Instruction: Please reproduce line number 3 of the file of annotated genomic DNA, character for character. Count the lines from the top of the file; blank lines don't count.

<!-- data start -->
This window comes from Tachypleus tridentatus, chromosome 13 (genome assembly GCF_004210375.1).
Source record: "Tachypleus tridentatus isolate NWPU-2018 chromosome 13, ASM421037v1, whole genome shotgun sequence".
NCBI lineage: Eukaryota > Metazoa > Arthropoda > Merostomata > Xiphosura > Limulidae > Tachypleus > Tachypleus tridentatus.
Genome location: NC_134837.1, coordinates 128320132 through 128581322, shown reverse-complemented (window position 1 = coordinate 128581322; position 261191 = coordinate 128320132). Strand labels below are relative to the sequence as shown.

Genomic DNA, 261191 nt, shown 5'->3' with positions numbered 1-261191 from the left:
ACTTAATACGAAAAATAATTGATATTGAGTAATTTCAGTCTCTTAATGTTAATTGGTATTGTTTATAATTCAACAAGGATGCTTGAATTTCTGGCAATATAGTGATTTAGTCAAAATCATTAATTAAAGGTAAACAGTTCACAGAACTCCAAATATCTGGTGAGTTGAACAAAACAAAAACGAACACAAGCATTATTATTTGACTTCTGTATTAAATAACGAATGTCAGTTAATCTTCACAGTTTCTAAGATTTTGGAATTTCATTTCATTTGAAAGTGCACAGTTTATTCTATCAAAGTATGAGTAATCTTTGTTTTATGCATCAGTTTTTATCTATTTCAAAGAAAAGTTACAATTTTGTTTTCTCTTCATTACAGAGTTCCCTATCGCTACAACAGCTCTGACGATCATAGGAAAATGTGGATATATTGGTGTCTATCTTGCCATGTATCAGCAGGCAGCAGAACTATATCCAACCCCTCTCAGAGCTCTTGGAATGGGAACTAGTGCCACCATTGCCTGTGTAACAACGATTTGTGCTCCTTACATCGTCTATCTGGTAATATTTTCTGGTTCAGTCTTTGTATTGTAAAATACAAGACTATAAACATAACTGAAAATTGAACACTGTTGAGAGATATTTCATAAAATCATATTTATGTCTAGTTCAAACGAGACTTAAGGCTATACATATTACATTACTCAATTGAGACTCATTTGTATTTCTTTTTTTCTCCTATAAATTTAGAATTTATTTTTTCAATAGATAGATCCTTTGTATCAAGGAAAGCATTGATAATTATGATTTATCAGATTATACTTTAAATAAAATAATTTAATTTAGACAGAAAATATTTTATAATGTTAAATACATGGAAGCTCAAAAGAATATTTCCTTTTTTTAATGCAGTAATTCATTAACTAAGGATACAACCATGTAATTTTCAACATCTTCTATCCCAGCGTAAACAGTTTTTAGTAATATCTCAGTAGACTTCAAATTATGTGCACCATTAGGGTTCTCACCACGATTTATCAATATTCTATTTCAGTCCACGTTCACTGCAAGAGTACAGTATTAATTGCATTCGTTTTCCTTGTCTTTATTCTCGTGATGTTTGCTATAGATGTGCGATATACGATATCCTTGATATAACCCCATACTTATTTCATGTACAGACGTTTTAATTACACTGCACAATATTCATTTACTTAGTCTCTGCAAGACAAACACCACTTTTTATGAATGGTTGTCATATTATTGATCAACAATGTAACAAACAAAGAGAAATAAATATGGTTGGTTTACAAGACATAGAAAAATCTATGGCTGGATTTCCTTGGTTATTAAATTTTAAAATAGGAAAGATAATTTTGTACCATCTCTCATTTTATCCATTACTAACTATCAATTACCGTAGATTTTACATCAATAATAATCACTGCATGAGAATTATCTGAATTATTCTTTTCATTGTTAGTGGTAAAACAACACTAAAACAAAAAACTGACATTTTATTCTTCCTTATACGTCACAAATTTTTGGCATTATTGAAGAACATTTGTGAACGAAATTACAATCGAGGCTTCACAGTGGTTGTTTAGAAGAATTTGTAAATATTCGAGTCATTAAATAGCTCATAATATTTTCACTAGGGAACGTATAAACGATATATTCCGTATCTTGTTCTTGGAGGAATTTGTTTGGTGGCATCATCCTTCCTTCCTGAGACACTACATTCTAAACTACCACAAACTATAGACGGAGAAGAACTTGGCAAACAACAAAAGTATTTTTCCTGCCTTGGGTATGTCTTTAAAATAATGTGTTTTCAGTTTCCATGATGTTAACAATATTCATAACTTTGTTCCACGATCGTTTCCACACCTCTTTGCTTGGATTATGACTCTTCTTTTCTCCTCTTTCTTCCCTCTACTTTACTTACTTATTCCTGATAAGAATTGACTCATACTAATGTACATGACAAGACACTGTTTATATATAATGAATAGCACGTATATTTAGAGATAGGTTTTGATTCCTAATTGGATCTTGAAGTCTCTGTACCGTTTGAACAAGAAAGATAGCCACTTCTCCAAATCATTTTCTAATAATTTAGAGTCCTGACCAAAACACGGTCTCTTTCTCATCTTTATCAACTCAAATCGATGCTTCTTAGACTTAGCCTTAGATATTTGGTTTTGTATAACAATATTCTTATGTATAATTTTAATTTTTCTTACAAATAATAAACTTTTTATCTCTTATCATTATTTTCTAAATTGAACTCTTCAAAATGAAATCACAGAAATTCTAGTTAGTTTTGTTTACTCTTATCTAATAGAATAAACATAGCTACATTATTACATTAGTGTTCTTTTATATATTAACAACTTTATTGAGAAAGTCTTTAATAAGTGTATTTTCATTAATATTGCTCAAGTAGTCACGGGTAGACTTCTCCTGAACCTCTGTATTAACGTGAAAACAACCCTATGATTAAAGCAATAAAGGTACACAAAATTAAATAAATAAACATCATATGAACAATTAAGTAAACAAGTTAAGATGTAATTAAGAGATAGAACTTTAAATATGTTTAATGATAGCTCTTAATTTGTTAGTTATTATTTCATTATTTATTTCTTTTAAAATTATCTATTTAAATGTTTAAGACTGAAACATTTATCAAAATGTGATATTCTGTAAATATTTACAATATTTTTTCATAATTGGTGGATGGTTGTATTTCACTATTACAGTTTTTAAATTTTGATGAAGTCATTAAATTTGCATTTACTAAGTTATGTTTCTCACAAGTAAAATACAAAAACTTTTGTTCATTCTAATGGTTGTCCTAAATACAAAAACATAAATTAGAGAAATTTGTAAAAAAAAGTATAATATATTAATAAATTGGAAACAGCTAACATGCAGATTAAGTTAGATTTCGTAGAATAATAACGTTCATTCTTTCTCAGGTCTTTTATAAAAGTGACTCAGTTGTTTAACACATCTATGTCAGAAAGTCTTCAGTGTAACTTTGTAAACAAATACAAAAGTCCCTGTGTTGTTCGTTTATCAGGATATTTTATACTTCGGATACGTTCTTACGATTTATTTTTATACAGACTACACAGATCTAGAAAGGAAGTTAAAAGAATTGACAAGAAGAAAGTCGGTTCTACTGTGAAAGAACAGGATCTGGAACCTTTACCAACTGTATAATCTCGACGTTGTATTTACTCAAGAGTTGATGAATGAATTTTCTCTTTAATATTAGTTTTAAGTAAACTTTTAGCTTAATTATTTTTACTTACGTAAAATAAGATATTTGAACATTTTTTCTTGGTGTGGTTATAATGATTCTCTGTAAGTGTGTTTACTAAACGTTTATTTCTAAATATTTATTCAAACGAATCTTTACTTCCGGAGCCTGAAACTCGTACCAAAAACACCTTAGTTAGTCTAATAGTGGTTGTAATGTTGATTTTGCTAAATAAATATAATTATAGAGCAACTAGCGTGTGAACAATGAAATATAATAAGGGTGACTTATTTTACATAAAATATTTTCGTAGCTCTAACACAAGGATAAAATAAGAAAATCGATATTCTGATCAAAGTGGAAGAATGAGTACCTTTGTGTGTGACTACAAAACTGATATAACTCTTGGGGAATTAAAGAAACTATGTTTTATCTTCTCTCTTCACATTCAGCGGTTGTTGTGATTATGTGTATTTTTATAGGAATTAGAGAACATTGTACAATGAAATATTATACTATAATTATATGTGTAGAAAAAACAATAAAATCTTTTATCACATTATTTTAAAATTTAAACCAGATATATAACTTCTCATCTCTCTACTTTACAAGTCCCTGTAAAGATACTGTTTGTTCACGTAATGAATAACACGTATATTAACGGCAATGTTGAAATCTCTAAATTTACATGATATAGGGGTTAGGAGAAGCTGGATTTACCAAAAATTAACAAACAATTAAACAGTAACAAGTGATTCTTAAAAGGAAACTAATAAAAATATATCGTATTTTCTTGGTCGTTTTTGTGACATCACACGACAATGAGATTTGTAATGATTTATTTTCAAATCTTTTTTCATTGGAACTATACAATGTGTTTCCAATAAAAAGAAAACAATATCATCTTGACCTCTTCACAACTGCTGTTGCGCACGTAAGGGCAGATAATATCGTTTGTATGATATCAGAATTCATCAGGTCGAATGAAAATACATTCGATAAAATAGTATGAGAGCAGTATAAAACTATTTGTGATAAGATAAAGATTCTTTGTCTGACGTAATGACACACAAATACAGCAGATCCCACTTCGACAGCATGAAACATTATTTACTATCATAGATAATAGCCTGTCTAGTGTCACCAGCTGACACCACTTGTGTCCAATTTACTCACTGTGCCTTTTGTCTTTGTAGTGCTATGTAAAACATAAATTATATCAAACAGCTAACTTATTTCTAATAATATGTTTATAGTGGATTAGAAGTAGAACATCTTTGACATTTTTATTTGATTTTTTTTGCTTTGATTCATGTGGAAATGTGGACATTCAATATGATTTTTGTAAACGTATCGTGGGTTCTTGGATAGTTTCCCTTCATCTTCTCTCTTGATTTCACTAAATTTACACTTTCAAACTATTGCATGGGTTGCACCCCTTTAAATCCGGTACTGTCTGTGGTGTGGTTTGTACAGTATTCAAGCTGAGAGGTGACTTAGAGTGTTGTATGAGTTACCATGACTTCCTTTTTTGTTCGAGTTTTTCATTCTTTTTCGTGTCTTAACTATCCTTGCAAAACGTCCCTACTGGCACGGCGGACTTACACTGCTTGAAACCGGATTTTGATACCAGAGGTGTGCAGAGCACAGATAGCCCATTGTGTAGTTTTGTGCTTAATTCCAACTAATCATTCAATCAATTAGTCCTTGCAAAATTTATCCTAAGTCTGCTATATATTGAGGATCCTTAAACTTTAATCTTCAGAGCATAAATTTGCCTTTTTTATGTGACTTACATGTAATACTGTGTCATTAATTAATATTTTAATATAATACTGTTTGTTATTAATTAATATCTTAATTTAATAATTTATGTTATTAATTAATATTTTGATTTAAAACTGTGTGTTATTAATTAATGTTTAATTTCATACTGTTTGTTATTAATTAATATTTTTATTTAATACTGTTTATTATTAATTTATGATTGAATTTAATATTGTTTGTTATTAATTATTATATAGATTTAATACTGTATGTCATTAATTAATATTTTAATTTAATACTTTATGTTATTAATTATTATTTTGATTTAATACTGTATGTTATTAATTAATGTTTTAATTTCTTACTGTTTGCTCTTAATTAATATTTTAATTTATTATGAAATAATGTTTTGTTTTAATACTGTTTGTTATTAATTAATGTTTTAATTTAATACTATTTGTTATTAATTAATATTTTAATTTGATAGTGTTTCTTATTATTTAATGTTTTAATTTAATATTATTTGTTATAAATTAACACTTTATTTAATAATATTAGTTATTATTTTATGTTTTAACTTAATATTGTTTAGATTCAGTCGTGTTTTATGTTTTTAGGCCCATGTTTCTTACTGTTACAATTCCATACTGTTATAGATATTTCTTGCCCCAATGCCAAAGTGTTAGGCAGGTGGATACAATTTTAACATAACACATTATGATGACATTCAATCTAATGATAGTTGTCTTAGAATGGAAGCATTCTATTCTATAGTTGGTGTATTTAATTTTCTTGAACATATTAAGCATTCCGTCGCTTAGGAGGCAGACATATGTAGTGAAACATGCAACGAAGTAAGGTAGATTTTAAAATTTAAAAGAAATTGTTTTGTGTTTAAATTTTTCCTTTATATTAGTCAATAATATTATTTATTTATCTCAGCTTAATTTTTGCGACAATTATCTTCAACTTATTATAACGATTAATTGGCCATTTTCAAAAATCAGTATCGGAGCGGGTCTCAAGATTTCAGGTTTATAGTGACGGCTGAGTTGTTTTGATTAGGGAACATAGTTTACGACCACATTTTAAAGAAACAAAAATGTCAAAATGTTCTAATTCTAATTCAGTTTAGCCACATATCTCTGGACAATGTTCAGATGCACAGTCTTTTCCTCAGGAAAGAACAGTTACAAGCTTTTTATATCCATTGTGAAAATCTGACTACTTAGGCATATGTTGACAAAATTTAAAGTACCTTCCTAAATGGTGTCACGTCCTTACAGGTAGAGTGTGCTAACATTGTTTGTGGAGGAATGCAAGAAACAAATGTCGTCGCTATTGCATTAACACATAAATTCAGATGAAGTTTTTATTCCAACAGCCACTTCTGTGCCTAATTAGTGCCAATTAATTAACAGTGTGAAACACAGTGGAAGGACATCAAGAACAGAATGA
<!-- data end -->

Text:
NCBI lineage: Eukaryota > Metazoa > Arthropoda > Merostomata > Xiphosura > Limulidae > Tachypleus > Tachypleus tridentatus.